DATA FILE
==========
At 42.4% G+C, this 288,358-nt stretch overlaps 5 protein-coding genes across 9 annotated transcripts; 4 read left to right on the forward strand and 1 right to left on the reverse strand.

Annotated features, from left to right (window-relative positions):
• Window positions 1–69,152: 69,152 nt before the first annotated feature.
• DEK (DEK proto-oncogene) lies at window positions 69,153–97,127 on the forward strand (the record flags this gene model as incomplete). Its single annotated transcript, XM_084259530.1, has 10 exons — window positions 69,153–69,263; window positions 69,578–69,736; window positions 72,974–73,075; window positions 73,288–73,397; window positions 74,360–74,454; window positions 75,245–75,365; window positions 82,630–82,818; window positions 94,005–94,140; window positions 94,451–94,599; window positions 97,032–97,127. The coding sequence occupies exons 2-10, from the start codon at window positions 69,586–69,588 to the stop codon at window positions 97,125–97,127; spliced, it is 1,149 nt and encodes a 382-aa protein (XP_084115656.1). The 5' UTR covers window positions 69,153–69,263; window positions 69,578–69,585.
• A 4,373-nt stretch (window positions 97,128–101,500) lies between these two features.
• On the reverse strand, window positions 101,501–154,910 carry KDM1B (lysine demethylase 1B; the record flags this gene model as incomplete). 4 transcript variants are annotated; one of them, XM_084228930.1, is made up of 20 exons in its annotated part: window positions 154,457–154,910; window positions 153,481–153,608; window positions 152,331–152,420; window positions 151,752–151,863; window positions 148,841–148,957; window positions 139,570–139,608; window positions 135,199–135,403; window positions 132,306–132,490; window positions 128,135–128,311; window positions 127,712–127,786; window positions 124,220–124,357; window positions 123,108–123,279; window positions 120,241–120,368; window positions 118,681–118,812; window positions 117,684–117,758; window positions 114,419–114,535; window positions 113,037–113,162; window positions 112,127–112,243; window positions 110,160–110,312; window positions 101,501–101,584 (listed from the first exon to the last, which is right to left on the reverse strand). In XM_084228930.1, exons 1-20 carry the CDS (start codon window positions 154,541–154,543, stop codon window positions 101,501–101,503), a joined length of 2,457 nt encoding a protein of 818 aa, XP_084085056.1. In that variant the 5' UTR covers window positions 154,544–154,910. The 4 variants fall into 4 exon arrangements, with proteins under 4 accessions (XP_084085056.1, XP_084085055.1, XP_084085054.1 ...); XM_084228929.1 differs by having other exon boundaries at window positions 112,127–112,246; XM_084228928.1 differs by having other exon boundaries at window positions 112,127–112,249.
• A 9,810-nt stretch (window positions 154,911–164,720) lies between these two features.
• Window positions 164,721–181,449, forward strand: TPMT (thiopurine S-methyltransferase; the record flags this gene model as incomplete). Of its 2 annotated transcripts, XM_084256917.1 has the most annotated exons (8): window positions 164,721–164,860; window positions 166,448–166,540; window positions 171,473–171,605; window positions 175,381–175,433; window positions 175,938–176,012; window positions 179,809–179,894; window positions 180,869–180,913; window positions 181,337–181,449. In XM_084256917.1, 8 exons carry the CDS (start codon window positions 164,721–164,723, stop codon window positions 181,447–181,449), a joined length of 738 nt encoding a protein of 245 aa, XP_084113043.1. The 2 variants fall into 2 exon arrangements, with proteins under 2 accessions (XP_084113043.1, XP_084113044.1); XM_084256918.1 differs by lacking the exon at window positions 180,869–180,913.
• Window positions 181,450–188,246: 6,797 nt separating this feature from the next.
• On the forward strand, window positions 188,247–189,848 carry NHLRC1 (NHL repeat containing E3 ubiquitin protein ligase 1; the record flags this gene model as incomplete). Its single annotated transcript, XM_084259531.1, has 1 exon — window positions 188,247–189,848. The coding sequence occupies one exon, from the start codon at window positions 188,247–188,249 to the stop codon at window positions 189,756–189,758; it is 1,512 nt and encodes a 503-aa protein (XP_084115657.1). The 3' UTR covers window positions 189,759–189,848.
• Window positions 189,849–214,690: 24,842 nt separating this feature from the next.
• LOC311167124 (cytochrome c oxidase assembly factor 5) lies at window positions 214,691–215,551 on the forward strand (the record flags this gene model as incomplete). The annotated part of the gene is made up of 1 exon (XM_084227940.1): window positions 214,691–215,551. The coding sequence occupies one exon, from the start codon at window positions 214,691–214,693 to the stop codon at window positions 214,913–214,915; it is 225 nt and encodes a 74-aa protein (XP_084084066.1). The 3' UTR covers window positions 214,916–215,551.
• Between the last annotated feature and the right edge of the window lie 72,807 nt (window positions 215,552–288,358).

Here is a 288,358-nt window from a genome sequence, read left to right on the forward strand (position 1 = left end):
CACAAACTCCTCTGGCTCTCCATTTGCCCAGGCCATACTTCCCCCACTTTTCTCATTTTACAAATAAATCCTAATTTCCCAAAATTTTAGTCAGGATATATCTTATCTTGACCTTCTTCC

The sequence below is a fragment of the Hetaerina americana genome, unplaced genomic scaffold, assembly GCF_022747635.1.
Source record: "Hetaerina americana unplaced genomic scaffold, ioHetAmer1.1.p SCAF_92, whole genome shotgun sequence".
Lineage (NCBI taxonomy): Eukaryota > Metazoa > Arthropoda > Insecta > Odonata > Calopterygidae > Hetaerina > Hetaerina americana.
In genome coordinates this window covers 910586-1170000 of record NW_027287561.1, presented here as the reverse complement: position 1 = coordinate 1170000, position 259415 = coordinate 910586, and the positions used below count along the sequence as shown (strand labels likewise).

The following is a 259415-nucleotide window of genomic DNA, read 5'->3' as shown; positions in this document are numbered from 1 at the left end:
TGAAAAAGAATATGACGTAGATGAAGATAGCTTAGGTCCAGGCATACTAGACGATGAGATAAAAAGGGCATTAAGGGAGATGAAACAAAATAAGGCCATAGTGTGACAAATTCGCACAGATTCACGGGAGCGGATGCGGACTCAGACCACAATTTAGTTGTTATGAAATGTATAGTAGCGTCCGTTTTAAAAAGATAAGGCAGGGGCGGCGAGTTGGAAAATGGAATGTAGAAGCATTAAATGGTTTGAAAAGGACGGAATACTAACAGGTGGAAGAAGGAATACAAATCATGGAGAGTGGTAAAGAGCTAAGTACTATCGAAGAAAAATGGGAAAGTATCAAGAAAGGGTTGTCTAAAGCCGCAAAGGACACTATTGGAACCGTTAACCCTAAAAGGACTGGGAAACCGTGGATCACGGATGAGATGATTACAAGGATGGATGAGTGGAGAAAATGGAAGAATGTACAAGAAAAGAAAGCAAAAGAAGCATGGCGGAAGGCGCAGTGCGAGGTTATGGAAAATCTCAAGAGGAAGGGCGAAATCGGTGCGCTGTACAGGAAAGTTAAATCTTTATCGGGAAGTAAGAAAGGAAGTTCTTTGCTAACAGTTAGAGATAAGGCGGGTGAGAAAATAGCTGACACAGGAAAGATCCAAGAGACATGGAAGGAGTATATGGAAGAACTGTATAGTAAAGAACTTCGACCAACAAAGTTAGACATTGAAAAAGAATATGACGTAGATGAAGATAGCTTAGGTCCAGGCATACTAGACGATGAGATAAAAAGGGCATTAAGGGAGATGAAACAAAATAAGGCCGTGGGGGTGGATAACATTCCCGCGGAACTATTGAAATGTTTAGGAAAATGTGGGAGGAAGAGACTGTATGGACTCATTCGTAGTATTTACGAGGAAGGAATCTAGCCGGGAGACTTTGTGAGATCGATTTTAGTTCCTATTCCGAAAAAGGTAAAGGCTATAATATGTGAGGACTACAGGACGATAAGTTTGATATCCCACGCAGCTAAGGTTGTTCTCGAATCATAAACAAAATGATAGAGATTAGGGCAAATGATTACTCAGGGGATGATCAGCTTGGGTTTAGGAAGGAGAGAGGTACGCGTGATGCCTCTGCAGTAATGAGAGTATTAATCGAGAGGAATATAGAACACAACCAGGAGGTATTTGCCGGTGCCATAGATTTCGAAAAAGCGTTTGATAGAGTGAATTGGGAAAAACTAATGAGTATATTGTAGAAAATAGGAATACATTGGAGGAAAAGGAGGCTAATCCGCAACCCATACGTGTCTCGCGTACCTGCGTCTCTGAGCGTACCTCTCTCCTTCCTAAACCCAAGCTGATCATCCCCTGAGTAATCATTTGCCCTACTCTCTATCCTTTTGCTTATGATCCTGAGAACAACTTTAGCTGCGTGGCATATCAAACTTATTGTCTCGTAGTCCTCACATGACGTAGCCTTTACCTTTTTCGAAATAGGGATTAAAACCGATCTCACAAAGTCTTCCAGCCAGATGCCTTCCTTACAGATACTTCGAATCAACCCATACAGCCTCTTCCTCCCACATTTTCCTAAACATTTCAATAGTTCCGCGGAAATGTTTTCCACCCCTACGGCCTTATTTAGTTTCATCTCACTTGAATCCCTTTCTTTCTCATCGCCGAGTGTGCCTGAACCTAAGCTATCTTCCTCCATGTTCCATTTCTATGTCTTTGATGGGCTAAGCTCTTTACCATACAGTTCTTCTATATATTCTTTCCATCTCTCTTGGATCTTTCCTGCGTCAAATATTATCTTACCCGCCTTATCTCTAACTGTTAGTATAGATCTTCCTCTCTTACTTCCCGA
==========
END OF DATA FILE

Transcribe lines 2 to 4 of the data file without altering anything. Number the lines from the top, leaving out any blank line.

Annotated features, from left to right (window-relative positions):
• Window positions 1–69,152: 69,152 nt before the first annotated feature.
• DEK (DEK proto-oncogene) lies at window positions 69,153–97,127 on the forward strand (the record flags this gene model as incomplete). Its single annotated transcript, XM_084259530.1, has 10 exons — window positions 69,153–69,263; window positions 69,578–69,736; window positions 72,974–73,075; window positions 73,288–73,397; window positions 74,360–74,454; window positions 75,245–75,365; window positions 82,630–82,818; window positions 94,005–94,140; window positions 94,451–94,599; window positions 97,032–97,127. The coding sequence occupies exons 2-10, from the start codon at window positions 69,586–69,588 to the stop codon at window positions 97,125–97,127; spliced, it is 1,149 nt and encodes a 382-aa protein (XP_084115656.1). The 5' UTR covers window positions 69,153–69,263; window positions 69,578–69,585.